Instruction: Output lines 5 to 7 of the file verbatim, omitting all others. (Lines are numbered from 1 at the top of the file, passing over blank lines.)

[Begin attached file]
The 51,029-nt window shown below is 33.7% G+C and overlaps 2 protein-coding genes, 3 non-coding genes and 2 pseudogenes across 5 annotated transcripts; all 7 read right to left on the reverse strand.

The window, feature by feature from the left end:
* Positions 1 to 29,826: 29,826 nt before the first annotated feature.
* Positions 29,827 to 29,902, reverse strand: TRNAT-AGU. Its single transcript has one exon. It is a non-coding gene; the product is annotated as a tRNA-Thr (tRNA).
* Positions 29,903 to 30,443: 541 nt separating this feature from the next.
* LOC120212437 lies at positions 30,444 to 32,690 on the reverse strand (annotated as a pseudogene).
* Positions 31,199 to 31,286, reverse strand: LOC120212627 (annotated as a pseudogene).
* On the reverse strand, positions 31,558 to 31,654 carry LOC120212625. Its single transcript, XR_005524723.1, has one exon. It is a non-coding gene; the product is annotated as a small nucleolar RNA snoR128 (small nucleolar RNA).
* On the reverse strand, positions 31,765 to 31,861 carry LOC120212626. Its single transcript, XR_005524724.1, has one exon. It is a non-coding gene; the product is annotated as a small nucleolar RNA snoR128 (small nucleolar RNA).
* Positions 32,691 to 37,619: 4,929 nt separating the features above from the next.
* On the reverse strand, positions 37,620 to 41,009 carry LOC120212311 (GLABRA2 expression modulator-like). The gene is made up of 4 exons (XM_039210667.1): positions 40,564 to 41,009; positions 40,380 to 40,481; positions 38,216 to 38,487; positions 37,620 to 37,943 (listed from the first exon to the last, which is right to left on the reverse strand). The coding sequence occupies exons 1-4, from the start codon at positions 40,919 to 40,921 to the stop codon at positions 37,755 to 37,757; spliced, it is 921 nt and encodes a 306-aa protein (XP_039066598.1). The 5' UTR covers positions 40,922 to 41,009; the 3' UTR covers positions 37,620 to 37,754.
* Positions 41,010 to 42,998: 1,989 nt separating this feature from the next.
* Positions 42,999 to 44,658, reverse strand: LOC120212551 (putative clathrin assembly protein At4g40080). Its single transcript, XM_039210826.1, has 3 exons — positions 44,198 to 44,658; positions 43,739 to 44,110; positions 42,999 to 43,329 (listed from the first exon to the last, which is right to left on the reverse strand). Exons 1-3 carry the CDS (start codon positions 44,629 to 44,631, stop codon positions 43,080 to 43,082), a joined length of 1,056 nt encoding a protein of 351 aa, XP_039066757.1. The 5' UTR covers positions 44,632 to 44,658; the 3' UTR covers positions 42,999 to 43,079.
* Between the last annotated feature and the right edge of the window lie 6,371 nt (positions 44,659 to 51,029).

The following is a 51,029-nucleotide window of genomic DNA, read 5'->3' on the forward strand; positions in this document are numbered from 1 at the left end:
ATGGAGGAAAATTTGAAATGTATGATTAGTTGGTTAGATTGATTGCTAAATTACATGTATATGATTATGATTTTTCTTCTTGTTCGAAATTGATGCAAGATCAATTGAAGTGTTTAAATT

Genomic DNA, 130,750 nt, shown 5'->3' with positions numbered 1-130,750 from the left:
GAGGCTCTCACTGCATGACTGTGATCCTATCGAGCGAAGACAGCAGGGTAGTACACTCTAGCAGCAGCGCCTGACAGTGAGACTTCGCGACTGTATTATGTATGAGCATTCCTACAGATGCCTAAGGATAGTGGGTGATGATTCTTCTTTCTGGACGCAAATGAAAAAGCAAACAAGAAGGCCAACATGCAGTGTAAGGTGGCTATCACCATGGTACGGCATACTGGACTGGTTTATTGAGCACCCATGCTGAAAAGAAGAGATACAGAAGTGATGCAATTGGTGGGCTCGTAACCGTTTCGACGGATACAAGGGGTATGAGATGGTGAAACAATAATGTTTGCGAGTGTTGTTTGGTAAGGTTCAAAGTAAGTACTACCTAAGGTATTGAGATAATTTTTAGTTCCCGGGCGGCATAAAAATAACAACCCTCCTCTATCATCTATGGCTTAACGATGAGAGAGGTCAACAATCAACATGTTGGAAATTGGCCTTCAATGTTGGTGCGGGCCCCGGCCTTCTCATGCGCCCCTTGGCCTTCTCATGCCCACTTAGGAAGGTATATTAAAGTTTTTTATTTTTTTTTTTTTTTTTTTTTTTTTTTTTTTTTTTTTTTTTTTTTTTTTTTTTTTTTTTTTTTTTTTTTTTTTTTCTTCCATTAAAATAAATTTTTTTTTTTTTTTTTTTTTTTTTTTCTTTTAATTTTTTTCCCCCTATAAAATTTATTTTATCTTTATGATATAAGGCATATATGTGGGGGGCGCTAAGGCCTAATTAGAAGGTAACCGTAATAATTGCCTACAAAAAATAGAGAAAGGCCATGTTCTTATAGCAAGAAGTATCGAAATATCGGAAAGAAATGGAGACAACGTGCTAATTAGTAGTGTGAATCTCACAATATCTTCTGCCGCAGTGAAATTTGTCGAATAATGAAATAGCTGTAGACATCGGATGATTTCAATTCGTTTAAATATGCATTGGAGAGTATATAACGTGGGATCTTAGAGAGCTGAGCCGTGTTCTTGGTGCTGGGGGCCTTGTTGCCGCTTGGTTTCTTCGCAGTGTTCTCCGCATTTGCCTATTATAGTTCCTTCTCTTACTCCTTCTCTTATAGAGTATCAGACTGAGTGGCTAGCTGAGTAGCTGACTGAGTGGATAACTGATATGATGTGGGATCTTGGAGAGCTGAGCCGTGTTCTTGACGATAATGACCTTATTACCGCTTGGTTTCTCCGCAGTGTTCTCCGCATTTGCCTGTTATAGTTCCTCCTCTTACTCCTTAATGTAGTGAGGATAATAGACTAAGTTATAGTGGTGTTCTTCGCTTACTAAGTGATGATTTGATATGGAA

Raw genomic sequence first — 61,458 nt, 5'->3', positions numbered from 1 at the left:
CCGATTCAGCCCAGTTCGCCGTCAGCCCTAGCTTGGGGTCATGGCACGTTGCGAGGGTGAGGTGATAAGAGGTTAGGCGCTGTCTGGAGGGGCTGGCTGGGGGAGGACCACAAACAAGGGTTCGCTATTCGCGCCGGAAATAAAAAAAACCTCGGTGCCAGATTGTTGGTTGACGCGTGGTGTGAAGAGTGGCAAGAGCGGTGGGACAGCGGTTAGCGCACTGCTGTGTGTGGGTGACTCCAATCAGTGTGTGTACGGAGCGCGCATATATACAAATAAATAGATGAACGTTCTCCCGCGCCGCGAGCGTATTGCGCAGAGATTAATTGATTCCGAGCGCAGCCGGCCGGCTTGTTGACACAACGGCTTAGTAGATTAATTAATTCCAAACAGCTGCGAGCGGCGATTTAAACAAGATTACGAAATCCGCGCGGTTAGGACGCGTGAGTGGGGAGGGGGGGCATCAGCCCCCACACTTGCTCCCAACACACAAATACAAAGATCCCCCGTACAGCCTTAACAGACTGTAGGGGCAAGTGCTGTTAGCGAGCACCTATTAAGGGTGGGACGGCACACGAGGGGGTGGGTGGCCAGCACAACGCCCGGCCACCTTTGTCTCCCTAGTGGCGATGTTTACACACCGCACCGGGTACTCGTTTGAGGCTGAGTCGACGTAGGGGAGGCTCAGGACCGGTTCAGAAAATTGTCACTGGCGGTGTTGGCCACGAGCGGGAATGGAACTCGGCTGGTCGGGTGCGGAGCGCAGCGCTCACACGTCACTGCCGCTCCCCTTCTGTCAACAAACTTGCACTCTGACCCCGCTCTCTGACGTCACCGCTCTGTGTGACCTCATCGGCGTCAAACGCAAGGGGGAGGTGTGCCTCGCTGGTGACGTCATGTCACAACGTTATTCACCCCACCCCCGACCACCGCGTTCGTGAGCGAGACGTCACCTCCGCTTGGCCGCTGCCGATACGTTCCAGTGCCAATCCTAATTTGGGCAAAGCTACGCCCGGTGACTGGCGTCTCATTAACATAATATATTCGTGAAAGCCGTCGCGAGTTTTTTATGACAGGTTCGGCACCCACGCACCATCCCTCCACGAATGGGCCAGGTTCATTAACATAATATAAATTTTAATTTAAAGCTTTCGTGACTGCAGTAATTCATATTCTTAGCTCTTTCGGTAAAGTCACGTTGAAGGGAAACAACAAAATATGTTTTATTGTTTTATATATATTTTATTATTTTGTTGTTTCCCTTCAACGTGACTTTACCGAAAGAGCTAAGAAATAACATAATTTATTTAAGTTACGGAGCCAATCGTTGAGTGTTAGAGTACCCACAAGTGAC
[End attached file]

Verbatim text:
* Positions 29,903 to 30,443: 541 nt separating this feature from the next.
* LOC120212437 lies at positions 30,444 to 32,690 on the reverse strand (annotated as a pseudogene).
* Positions 31,199 to 31,286, reverse strand: LOC120212627 (annotated as a pseudogene).